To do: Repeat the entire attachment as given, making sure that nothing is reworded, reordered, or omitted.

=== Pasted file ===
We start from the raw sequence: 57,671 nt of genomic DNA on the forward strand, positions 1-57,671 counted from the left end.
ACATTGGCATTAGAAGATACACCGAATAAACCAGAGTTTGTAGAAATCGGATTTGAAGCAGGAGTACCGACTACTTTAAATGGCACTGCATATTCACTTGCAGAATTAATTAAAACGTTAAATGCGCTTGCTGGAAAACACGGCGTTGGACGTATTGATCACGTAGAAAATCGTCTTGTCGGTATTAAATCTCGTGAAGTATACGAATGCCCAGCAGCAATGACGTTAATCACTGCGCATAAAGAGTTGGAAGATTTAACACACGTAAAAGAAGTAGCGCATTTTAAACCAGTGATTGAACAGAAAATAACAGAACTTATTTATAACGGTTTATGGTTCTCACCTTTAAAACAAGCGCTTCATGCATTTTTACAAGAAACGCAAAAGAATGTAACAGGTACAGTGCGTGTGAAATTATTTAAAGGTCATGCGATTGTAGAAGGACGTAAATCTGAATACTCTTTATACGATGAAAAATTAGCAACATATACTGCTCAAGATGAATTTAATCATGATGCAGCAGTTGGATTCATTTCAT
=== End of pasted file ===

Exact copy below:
We start from the raw sequence: 57,671 nt of genomic DNA on the forward strand, positions 1-57,671 counted from the left end.
ACATTGGCATTAGAAGATACACCGAATAAACCAGAGTTTGTAGAAATCGGATTTGAAGCAGGAGTACCGACTACTTTAAATGGCACTGCATATTCACTTGCAGAATTAATTAAAACGTTAAATGCGCTTGCTGGAAAACACGGCGTTGGACGTATTGATCACGTAGAAAATCGTCTTGTCGGTATTAAATCTCGTGAAGTATACGAATGCCCAGCAGCAATGACGTTAATCACTGCGCATAAAGAGTTGGAAGATTTAACACACGTAAAAGAAGTAGCGCATTTTAAACCAGTGATTGAACAGAAAATAACAGAACTTATTTATAACGGTTTATGGTTCTCACCTTTAAAACAAGCGCTTCATGCATTTTTACAAGAAACGCAAAAGAATGTAACAGGTACAGTGCGTGTGAAATTATTTAAAGGTCATGCGATTGTAGAAGGACGTAAATCTGAATACTCTTTATACGATGAAAAATTAGCAACATATACTGCTCAAGATGAATTTAATCATGATGCAGCAGTTGGATTCATTTCAT